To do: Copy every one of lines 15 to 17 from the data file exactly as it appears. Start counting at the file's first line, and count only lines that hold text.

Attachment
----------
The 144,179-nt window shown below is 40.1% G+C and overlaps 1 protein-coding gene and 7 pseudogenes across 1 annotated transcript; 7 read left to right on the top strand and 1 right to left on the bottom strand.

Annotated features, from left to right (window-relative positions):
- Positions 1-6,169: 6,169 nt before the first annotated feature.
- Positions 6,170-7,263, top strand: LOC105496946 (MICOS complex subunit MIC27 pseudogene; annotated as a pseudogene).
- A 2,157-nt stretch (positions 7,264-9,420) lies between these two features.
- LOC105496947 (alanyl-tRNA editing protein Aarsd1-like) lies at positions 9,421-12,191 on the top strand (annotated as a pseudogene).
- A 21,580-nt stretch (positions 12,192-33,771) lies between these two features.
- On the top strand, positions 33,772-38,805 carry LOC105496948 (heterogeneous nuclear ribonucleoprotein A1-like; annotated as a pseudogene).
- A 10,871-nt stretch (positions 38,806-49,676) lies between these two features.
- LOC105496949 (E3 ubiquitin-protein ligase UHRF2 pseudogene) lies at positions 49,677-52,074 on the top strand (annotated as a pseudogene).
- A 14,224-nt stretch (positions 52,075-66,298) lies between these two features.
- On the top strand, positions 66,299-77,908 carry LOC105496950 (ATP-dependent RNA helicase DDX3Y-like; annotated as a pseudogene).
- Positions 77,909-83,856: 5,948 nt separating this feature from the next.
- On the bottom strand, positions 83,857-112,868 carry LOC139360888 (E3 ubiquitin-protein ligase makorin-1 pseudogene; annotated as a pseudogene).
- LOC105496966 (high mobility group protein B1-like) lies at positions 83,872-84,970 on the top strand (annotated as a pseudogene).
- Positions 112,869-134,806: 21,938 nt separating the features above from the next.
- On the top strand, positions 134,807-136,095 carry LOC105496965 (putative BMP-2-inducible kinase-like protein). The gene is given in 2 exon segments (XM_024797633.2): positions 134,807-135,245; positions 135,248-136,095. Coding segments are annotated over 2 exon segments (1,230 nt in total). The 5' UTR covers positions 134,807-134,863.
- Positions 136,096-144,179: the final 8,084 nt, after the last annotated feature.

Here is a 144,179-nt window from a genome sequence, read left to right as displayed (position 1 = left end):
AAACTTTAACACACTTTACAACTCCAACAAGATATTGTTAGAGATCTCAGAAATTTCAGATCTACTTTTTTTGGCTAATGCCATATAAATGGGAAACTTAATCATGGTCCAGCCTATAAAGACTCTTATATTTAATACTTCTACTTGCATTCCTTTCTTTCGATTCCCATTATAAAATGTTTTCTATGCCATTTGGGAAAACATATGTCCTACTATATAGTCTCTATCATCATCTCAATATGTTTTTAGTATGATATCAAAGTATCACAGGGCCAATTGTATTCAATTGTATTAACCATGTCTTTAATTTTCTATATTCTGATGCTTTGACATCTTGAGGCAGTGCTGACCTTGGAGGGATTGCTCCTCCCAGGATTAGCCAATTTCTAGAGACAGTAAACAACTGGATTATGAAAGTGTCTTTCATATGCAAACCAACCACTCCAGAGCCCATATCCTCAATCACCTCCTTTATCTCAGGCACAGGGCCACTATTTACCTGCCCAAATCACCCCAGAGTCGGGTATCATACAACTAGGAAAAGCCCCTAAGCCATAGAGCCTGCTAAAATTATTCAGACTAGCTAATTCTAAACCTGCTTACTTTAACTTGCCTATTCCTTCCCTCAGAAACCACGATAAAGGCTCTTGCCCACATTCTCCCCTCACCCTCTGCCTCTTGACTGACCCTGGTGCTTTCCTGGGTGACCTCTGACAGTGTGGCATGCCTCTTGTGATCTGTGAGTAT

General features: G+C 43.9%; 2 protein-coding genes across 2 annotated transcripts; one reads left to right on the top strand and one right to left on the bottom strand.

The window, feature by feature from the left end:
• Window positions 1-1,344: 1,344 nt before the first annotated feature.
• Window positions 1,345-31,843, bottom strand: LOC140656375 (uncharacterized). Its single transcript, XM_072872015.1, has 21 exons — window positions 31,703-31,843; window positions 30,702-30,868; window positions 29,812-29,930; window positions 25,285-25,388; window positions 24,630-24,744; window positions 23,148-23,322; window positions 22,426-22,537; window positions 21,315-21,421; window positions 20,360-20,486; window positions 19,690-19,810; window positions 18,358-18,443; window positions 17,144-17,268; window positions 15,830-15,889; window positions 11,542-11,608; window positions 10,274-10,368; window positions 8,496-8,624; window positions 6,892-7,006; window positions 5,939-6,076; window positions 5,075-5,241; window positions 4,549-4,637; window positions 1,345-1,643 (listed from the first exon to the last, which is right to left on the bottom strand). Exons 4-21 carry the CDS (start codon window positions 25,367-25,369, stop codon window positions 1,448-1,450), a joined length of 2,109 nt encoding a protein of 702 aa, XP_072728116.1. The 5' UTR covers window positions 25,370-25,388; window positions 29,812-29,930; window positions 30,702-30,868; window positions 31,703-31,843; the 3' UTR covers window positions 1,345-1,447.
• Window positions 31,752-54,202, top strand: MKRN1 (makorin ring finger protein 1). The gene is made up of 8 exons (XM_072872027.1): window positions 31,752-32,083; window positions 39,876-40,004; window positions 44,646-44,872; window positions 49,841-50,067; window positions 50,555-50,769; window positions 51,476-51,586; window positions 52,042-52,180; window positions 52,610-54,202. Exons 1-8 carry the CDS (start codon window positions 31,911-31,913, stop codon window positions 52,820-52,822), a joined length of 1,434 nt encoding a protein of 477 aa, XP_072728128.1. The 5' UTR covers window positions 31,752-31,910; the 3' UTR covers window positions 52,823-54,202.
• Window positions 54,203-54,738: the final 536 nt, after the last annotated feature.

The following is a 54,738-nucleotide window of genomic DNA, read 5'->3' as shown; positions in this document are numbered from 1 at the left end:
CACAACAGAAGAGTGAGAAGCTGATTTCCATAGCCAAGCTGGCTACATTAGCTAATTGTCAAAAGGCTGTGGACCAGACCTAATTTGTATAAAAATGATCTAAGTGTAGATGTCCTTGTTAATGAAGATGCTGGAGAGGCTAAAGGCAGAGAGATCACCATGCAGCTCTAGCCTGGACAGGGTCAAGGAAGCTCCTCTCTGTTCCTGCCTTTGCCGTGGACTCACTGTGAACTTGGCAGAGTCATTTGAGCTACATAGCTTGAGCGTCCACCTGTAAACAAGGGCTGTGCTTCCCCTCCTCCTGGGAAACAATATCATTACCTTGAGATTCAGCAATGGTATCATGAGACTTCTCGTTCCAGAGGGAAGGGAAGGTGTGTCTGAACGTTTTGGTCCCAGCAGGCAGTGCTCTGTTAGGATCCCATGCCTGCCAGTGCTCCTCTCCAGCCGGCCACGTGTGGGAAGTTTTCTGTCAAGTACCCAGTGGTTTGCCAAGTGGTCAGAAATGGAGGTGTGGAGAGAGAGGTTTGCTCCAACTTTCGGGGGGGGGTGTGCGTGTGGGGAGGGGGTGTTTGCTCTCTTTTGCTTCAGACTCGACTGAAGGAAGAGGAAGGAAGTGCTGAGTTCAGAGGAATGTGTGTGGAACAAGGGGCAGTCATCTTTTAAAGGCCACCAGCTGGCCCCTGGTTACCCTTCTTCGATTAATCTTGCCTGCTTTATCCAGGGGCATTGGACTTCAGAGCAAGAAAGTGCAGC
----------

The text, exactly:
- LOC105496966 (high mobility group protein B1-like) lies at positions 83,872-84,970 on the top strand (annotated as a pseudogene).
- Positions 112,869-134,806: 21,938 nt separating the features above from the next.
- On the top strand, positions 134,807-136,095 carry LOC105496965 (putative BMP-2-inducible kinase-like protein). The gene is given in 2 exon segments (XM_024797633.2): positions 134,807-135,245; positions 135,248-136,095. Coding segments are annotated over 2 exon segments (1,230 nt in total). The 5' UTR covers positions 134,807-134,863.